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A few words on what American Muslims need.

We were discussing this, an olive-skinned Muslim man and I, at a banquet last year, when he said a wistful, poignant thing that has stayed with me ever since. “We thought we were white,” he said.

Not “white” in the sense of race, whatever that unscientific word means. Rather, white in the sense of assimilation and admission, white in the sense of people from Ireland, Armenia, Cuba, Hungary, southern Italy and other places who, upon arriving here, were regarded as threatening, nonwhite outsiders and required to earn their whiteness, their acceptance, over several generations. When the man said American Muslims thought they were white, he meant they thought they had successfully navigated the trail blazed by all those other people from all those other places.

Then came Sept. 11, 2001. All that progress — and 3,000 human lives — went up in smoke, and Islamophobia stormed America.

What American Muslims need, I told him, were cultural ambassadors, Muslim actors, singers and joke tellers who could change American consciousness through American televisions, multiplexes and iPods.

Which is why I was pleased last year when the TLC network premiered “All-American Muslim,” a reality show about five Islamic families. And it’s why I was disappointed when it was canceled last week, an apparent victim of low ratings.

Between the debut and the cancellation came the controversy, as the conservative Florida Family Association pushed advertisers to abandon a show it saw as too “Muslim tolerant,” and too silent about sharia law. The group found it “troubling” that a Muslim cop was shown saying, “I really am American.” “All-American Muslim,” said the FFA, was “propaganda that riskily hides the Islamic agenda’s clear and present danger to American liberties and traditional values.”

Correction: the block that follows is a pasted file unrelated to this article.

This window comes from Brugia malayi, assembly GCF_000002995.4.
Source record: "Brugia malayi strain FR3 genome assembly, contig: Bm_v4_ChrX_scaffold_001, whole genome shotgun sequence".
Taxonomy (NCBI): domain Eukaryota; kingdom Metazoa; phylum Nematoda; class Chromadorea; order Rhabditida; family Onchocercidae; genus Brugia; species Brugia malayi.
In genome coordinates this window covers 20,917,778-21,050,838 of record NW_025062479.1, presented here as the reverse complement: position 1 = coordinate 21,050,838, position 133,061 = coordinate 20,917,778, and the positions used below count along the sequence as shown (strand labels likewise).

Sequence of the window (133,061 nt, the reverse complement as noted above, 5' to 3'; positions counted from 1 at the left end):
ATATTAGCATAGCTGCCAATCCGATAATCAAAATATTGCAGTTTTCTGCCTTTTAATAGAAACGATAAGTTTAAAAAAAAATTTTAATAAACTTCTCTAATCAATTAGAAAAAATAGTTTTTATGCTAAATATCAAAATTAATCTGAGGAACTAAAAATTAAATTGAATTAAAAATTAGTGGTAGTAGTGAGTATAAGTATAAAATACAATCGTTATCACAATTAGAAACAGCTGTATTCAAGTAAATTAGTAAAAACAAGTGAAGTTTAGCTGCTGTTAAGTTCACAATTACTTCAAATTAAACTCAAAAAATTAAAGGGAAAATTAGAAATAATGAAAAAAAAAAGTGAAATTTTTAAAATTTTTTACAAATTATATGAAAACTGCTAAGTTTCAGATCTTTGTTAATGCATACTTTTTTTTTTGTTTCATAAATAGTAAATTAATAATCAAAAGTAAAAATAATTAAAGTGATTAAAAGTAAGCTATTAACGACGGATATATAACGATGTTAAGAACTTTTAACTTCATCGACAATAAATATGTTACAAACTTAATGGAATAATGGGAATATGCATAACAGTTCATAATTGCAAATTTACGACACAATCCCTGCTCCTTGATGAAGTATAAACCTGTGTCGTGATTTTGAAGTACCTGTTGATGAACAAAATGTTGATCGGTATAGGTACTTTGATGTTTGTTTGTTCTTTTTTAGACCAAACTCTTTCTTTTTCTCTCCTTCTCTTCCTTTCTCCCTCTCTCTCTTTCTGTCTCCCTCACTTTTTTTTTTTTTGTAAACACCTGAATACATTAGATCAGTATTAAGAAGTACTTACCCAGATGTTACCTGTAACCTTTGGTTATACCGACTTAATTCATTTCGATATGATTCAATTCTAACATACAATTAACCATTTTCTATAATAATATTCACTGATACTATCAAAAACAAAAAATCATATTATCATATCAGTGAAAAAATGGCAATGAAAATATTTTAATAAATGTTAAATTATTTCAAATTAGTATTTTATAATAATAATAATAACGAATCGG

Translated from the original Extremist, that means “All-American Muslim” committed the sin of treating Muslims as if they were, well … normal people. Soon afterward, Lowe’s, the giant home improvement chain, pulled its advertising from the show in a display of corporate gutlessness that still makes my left eye twitch as I drive past my local Lowe’s on the way to Home Depot.

Obviously, the FFA is one of those cartoonish bands of cranks and paranoids who see danger beneath every hijab. Still, it is right in thinking “All-American Muslim” might have made it harder for Americans to sustain a blanket fear of all things Islamic. Popular culture has historically played a role in normalizing, individualizing, and humanizing that which seemed frightening and new.

This is what Bill Cosby, Sidney Poitier, Diahann Carroll and Motown did for African-Americans. It is what Mary Tyler Moore and “Cagney and Lacey” did for feminist women. It is what Ellen DeGeneres, “Will and Grace” and “Queer Eye for the Straight Guy” did for gays.

And, it is why no less an authority than Bill Cosby himself has said he thinks the time is ripe for a Muslim “Cosby Show.” It is easy to hate “the blacks” as an abstract, but it becomes more difficult once you’ve been in “Cliff Huxtable’s” home and he’s made you laugh and you have recognized your family in his. No, that recognition is not a panacea for cultural animus. But it is a building block toward the recognition of common humanity, and that is no small thing.

So if “All-American Muslim” was a failure, it was a noble one. With luck, it will not be long before someone else picks up the baton it has dropped. As the Florida Family Association experience makes clear, success will not be easy. But the hateful paranoia that makes such a thing difficult also makes it necessary.

“We thought we were white,” the man said. They know better now.

(Leonard Pitts is a columnist for the Miami Herald, 1 Herald Plaza, Miami, Fla., 33132. Readers may contact him via e-mail at lpitts@miamiherald.com.)

(c) 2012 The Miami Herald Distributed by Tribune Media Services, Inc.

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Jeff Danziger lives in New York City. He is represented by CWS Syndicate and the Washington Post Writers Group. He is the recipient of the Herblock Prize and the Thomas Nast (Landau) Prize. He served in the US Army in Vietnam and was awarded the Bronze Star and the Air Medal. He has published eleven books of cartoons, a novel and a memoir. Visit him at DanzigerCartoons.

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